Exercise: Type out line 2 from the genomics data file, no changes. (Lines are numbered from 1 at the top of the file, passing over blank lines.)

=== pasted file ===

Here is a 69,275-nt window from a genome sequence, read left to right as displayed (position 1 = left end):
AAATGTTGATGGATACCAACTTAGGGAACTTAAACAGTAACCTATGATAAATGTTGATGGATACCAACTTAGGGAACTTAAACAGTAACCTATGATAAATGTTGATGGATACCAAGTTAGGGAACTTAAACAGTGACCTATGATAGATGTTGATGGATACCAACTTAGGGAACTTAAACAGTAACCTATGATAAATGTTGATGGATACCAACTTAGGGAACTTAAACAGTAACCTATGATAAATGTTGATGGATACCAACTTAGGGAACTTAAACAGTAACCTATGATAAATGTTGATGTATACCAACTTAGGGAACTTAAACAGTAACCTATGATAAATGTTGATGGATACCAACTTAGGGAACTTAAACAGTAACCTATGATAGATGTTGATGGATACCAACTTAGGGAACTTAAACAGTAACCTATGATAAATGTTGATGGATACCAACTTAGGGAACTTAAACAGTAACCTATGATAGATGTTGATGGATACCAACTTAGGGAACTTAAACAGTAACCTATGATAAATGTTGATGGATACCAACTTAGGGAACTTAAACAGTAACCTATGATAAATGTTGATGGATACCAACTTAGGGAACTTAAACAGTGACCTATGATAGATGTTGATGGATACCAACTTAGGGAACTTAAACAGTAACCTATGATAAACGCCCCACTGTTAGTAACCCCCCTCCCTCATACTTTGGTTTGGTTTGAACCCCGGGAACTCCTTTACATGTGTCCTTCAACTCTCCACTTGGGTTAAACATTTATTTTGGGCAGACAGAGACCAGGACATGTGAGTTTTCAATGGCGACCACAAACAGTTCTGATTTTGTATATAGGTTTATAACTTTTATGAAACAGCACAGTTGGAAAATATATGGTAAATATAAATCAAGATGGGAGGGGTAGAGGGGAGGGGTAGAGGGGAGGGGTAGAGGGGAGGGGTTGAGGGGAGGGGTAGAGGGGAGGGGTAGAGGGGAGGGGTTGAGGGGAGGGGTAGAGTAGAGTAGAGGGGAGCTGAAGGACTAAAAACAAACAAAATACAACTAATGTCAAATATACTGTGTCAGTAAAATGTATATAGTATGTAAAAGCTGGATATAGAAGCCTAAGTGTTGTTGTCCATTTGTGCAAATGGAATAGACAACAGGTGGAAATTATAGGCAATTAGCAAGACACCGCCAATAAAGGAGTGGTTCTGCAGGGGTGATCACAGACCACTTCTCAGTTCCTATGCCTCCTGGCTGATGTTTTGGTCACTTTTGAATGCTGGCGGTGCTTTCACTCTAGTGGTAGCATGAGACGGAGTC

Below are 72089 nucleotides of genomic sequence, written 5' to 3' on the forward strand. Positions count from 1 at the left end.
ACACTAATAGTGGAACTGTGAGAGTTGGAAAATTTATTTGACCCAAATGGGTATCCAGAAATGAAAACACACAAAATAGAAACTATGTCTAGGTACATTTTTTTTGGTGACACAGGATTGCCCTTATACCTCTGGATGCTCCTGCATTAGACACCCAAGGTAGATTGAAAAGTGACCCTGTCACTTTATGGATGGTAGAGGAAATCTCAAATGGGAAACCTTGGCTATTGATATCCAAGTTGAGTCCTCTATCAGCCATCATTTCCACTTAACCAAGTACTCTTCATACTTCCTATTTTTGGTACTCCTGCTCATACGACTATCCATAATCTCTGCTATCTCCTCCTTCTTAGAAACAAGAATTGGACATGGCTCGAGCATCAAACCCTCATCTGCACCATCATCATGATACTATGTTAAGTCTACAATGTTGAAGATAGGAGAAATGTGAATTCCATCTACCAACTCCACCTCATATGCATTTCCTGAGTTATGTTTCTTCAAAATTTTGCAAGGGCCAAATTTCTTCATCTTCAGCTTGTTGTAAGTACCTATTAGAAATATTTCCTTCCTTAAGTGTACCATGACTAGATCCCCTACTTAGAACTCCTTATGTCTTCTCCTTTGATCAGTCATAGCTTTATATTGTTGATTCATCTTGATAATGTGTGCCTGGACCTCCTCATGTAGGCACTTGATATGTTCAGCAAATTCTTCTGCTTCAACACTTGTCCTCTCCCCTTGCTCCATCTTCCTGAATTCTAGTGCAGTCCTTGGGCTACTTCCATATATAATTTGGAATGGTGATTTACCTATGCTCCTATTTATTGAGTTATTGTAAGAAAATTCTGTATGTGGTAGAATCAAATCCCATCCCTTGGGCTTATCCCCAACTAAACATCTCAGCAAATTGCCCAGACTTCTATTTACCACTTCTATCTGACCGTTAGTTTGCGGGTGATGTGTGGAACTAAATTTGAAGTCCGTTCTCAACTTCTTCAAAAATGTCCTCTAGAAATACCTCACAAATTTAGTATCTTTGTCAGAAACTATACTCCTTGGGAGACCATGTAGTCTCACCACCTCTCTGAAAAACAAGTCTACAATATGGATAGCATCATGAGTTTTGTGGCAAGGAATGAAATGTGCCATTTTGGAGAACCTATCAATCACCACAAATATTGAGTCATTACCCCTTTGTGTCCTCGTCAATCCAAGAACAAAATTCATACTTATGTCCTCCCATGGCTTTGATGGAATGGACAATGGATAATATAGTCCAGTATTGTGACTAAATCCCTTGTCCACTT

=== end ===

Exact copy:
AAATGTTGATGGATACCAACTTAGGGAACTTAAACAGTAACCTATGATAAATGTTGATGGATACCAACTTAGGGAACTTAAACAGTAACCTATGATAAATGTTGATGGATACCAAGTTAGGGAACTTAAACAGTGACCTATGATAGATGTTGATGGATACCAACTTAGGGAACTTAAACAGTAACCTATGATAAATGTTGATGGATACCAACTTAGGGAACTTAAACAGTAACCTATGATAAATGTTGATGGATACCAACTTAGGGAACTTAAACAGTAACCTATGATAAATGTTGATGTATACCAACTTAGGGAACTTAAACAGTAACCTATGATAAATGTTGATGGATACCAACTTAGGGAACTTAAACAGTAACCTATGATAGATGTTGATGGATACCAACTTAGGGAACTTAAACAGTAACCTATGATAAATGTTGATGGATACCAACTTAGGGAACTTAAACAGTAACCTATGATAGATGTTGATGGATACCAACTTAGGGAACTTAAACAGTAACCTATGATAAATGTTGATGGATACCAACTTAGGGAACTTAAACAGTAACCTATGATAAATGTTGATGGATACCAACTTAGGGAACTTAAACAGTGACCTATGATAGATGTTGATGGATACCAACTTAGGGAACTTAAACAGTAACCTATGATAAACGCCCCACTGTTAGTAACCCCCCTCCCTCATACTTTGGTTTGGTTTGAACCCCGGGAACTCCTTTACATGTGTCCTTCAACTCTCCACTTGGGTTAAACATTTATTTTGGGCAGACAGAGACCAGGACATGTGAGTTTTCAATGGCGACCACAAACAGTTCTGATTTTGTATATAGGTTTATAACTTTTATGAAACAGCACAGTTGGAAAATATATGGTAAATATAAATCAAGATGGGAGGGGTAGAGGGGAGGGGTAGAGGGGAGGGGTAGAGGGGAGGGGTTGAGGGGAGGGGTAGAGGGGAGGGGTAGAGGGGAGGGGTTGAGGGGAGGGGTAGAGTAGAGTAGAGGGGAGCTGAAGGACTAAAAACAAACAAAATACAACTAATGTCAAATATACTGTGTCAGTAAAATGTATATAGTATGTAAAAGCTGGATATAGAAGCCTAAGTGTTGTTGTCCATTTGTGCAAATGGAATAGACAACAGGTGGAAATTATAGGCAATTAGCAAGACACCGCCAATAAAGGAGTGGTTCTGCAGGGGTGATCACAGACCACTTCTCAGTTCCTATGCCTCCTGGCTGATGTTTTGGTCACTTTTGAATGCTGGCGGTGCTTTCACTCTAGTGGTAGCATGAGACGGAGTC